December 4, 2007

Kissing, Killing, and Cussing

Why do people buy novels? That's what I've been wondering for quite a while. More to the point, why do people of color buy books? Is it because there's a 'colored' face on the cover? Is it because the main character is not Caucasian?

Since I'm black and I write, people freely give me their take on African American fiction (whether I ask for it or not). Most of the comments go a little like this: Black fiction is so edgy. It's so gritty. It's raw.

I'm left thinking, 'are we talking about a book or a piece of dirty meat?'

The truth is readers are people. They come to the bookstore with their own agenda. They want a book they can enjoy. But enjoy is so subjective. It's like chocolate ice cream (sort of). You'd think everybody would like the stuff. Right? Some people don't.

Sometimes I get questions like 'why don't you like such-and-such's book.' She's a black author, you're black. Her book's got all the things black folks are supposed to like in books. A lot of other blacks like the book. Why don't you?

Or there's this one: Folks really like that-famous-black-Christian-author's book. Why don't you write like that? She's black. You're black. You can write like her.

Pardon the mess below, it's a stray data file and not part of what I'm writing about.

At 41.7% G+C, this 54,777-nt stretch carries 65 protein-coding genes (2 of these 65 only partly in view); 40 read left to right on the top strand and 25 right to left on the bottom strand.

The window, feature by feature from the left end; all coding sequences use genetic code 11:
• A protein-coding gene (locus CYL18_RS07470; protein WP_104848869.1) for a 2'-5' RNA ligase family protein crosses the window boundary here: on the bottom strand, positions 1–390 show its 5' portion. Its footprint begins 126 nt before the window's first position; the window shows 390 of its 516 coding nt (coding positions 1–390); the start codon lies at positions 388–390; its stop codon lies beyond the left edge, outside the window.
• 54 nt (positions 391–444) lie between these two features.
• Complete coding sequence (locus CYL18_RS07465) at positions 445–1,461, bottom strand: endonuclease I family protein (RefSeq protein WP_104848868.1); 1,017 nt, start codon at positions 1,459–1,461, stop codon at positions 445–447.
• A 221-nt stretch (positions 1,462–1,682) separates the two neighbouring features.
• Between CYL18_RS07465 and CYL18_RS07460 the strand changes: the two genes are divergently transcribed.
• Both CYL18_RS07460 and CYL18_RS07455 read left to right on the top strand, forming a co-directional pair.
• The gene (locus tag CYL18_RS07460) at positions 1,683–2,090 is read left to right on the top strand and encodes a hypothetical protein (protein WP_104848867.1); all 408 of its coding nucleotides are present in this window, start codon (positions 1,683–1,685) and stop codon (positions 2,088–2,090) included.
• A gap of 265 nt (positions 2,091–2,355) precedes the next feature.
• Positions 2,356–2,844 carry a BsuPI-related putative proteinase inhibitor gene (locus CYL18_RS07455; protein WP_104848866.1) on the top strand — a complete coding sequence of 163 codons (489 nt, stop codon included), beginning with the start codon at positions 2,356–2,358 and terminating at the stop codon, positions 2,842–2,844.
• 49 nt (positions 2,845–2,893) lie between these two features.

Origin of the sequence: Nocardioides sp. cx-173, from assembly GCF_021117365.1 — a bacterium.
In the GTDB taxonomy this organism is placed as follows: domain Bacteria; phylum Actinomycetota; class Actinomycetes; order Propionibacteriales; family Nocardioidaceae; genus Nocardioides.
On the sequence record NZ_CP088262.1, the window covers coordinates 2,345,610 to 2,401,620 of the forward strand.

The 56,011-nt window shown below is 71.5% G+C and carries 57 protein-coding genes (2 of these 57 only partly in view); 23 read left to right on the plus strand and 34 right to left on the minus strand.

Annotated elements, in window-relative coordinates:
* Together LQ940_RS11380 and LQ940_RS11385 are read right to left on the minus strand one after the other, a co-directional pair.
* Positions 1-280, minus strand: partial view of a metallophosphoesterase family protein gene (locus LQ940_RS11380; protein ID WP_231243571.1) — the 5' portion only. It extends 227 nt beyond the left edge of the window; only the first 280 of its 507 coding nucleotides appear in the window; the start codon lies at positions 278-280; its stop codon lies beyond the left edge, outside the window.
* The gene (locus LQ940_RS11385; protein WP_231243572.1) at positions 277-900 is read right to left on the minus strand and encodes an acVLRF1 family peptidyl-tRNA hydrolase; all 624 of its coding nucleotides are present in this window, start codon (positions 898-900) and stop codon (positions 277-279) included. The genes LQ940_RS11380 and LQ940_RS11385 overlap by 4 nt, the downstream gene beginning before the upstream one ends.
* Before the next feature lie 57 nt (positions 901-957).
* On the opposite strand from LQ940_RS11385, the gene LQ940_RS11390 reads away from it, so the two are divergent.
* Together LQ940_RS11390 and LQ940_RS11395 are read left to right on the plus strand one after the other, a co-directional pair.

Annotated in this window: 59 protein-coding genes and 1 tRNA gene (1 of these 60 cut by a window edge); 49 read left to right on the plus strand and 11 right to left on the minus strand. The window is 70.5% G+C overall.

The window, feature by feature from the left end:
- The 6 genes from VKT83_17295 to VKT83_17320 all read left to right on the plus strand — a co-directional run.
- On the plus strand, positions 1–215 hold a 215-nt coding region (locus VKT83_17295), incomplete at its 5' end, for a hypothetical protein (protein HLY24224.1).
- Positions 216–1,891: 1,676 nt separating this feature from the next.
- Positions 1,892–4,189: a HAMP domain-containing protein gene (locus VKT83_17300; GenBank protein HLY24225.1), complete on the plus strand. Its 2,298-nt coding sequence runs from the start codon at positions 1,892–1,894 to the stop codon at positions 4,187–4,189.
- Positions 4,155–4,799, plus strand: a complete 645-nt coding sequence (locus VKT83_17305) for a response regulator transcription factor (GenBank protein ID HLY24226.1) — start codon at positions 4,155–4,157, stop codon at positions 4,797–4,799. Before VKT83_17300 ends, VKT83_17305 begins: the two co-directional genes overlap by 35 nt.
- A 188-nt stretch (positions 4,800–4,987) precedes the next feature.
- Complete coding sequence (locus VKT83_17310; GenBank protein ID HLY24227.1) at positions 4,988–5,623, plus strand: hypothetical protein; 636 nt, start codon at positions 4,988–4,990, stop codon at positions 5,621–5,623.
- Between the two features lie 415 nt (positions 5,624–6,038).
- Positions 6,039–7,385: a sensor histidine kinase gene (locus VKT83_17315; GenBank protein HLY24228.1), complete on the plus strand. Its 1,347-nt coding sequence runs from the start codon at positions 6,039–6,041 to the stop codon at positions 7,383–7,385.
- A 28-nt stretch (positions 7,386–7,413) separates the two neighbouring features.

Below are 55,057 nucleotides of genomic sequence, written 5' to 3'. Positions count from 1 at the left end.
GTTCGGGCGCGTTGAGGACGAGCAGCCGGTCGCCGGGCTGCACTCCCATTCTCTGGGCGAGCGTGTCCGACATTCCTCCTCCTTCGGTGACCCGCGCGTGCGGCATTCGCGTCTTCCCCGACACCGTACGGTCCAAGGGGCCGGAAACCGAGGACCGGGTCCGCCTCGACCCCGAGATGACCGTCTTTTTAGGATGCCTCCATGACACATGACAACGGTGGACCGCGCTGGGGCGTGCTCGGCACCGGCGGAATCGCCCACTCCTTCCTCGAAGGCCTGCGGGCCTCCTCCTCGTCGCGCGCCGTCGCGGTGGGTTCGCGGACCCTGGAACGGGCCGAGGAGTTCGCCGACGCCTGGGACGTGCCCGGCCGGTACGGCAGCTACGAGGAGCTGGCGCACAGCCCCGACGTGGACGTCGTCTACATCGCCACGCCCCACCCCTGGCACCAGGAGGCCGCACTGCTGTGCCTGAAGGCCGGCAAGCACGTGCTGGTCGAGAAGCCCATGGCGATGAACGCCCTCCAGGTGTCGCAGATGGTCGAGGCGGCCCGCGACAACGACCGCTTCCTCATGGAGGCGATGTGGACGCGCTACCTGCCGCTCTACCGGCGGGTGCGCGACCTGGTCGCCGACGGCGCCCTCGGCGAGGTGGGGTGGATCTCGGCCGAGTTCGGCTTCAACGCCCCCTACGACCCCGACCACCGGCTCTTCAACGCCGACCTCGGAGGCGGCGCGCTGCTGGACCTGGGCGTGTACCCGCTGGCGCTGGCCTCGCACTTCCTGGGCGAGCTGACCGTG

Like African American author Nathan McCall, I just wanna holler.

Multiethnic. Multicultural. Multiracial. Biracial. Interracial.

It all makes my head spin. I'm beginning to see how labels in publishing work. Or rather, how they are supposed to work. But the truth is they don't. They confuse people -- readers and authors alike.

Case in point, two months after the release of my book, I went into a major bookstore chain in my city. We were shopping for a gift. Just milling around, see, looking for other types of books when my oldest child says, 'Mommy, let's go see if we can find your book.' So off we go to the small inspirational (read:Christian) fiction section. Nope, not anywhere there near Rachel Hauck's Diva NashVegas or Dee Henderson's O'Malley crew.

My husband says we should try the 'African American Literature' section. We trudge on over to the area (two long rows of books) and find my book there, sure enough amidst a sea of covers with heavily oiled and barely covered breasts and thighs. I quickly usher my children away. That was more meat than we'd seen in quite a while.

So what are readers looking for? Don't know for sure yet. But in the Multi-ethnic, African American Literature section, it must be much more than I'm unwilling or unable to reveal.


Patricia W. said...

I hear you, Linda. I don't want my middle school and preschoolers in the AA fiction section of Borders or any other bookstore. The covers are truly outrageous.

But the Christian section is disappointing, rarely having what I would consider a wide breadth of titles, even those by white authors.

l. l. hargrove said...

Hey, Patricia. Thanks for dropping by. Unfortunately most every secular bookstore disappoints AA Christian readers most every time. Sadly, the Christian bookstores let us down too.

Bottom line figures in there a lot, we know. But what else? Majority rule? Shelf space? The list could go on. Not sure we'll come to a happy medium on this one any time soon.